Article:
Many of the lessons about awareness of the environment and an ability to translate that knowledge into success-promoting behaviours translate powerfully to lessons about life, mentoring, and even leadership.”

Among Dr. Montgomery’s most fulfilling achievements, however, has been the ability to work with and mentor students, particularly those from underrepresented backgrounds. “Many of the lessons about awareness of the environment and an ability to translate that knowledge into success-promoting behaviours translate powerfully to lessons about life, mentoring, and even leadership,” she said. “I love most parts of my job, but understand the power of mentoring and supporting others in pursuing education and their careers as a great responsibility and honor.” 

The insights sparked by the collision of science and art have never been more essential than they are now, when creativity is in all regards our survival tool which allows us to overcome the uncertainties of the pandemic.”

In a community that is so dependent on collaboration and the sharing of ideas, the pandemic and subsequent barriers to social interaction have, essentially, completely changed the playing field on which the Science Gallery carries out its work. However, this has only made the need for innovation and creativity more apparent, and has served as a catalyst for the SGI to continue to design and develop new methods of international cooperation. “The work of Science Gallery – of each gallery and of the whole Network – has never been more important,” said Dr. Bandelli. “Science Gallery enables unbounded creativity and fearless imagination for its audience, which is in significant part high school and university students. The insights sparked by the collision of science and art have never been more essential than they are now, when creativity is in all regards our survival tool which allows us to overcome the uncertainties of the pandemic.”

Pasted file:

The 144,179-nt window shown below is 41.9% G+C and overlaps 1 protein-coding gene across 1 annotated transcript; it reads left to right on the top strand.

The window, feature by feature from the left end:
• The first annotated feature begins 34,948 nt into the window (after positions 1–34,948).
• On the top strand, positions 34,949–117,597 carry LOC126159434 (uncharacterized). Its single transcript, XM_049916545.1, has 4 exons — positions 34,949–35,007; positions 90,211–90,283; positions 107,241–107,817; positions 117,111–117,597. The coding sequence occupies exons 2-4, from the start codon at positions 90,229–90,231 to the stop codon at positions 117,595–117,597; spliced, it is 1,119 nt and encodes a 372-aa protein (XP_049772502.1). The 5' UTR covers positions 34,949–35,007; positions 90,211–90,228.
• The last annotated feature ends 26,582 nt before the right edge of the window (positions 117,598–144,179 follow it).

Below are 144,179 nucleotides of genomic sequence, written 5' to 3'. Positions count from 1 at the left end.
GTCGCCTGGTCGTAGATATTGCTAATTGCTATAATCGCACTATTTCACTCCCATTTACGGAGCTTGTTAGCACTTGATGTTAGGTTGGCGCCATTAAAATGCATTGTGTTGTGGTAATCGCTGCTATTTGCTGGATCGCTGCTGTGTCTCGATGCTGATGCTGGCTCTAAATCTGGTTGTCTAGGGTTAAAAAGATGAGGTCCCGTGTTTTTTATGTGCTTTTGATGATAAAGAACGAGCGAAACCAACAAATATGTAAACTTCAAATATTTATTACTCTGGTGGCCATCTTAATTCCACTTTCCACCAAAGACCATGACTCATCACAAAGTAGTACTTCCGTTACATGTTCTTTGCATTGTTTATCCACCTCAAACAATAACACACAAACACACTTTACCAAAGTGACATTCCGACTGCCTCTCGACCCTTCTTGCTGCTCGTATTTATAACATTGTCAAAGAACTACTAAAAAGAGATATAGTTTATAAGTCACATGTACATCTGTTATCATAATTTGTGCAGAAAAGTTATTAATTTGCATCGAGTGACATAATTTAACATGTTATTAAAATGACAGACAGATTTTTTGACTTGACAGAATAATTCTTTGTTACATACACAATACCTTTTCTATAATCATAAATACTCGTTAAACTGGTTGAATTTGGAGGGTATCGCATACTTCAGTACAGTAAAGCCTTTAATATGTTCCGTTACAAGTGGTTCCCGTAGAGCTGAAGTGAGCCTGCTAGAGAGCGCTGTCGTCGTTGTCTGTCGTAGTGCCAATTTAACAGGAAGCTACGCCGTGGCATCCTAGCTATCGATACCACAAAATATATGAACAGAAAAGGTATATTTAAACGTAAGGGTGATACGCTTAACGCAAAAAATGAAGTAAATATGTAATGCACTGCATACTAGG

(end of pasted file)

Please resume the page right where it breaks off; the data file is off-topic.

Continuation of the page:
Dr. Montgomery, too, is optimistic about the prospects of the year ahead and confident that the work of the Science Gallery will be able to continue and improve as the year progresses. “Whereas COVID-19 has presented a number of challenges for most domains of work, certainly the work of SG has pivoted in many sites to allow continued engagement,” she said. “While such disruptions in “business as usual” can represent many challenges, it also affords opportunities for us to think creatively, to engage with technology in new ways, and in so doing to sometimes expand accessibility for engagement.”

Olivia Flaherty-Lovy

Olivia Flaherty-Lovy

Olivia Flaherty-Lovy is the Features Editor of Trinity News, and a Senior Fresh student of English Studies.